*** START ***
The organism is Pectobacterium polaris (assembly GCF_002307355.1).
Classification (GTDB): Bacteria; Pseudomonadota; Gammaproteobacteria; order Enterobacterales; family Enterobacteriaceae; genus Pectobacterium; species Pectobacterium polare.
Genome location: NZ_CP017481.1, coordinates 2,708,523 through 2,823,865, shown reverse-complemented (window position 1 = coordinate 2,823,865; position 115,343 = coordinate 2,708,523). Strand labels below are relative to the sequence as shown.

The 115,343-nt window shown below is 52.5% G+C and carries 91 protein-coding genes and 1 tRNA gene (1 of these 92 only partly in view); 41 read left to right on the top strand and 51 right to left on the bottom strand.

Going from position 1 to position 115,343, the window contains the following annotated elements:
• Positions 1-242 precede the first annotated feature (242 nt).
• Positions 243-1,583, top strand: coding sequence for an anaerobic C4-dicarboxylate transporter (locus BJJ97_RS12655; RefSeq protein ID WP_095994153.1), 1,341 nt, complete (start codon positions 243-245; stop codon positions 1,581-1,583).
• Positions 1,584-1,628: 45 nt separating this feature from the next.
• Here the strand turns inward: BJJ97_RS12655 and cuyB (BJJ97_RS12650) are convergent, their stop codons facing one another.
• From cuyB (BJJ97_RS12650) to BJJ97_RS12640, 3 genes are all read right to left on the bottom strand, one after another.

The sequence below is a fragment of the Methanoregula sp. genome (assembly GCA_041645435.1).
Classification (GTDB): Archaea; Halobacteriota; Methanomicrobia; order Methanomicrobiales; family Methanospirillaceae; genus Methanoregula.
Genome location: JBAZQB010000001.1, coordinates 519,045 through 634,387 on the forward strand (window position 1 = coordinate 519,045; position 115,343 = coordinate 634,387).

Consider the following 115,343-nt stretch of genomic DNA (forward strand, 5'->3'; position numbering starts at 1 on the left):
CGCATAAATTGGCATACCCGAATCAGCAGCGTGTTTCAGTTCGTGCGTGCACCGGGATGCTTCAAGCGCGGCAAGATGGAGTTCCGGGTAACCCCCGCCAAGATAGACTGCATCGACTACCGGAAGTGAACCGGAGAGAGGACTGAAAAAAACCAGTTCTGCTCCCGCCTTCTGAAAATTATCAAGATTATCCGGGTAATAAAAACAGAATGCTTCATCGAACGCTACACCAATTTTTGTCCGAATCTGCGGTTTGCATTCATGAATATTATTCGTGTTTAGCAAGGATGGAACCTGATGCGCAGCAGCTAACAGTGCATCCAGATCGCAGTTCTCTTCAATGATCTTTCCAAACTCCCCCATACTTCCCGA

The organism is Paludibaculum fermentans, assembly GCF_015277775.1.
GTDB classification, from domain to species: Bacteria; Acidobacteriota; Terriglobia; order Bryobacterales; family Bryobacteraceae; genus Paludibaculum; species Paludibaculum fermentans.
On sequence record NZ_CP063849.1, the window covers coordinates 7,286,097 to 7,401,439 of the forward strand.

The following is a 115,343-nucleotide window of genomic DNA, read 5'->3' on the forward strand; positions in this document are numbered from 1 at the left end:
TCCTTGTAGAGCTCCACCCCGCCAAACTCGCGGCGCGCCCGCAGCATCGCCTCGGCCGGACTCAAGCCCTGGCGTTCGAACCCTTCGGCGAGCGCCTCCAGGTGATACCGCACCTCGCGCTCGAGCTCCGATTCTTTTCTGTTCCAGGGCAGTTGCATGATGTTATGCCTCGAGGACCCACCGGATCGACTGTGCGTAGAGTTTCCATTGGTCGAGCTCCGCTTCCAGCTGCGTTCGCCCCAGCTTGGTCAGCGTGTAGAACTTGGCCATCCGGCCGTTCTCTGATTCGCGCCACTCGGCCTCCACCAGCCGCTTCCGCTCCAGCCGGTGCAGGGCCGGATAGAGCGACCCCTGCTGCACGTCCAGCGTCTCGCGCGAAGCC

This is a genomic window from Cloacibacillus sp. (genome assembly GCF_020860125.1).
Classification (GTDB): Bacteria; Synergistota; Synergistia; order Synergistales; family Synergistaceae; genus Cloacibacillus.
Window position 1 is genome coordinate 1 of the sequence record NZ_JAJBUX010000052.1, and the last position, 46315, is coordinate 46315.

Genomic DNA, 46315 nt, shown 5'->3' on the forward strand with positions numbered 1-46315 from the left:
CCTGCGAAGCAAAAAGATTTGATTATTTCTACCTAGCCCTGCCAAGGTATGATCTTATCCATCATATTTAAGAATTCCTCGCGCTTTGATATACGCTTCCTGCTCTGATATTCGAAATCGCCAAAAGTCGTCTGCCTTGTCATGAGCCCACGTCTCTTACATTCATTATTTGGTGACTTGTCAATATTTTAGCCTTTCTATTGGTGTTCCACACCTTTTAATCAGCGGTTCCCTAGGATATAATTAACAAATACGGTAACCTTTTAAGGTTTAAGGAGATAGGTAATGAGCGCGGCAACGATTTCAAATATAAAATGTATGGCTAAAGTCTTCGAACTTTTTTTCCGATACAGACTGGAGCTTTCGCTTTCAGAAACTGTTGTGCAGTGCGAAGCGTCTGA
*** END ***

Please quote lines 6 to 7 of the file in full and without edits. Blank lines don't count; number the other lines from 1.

• Positions 1-242 precede the first annotated feature (242 nt).
• Positions 243-1,583, top strand: coding sequence for an anaerobic C4-dicarboxylate transporter (locus BJJ97_RS12655; RefSeq protein ID WP_095994153.1), 1,341 nt, complete (start codon positions 243-245; stop codon positions 1,581-1,583).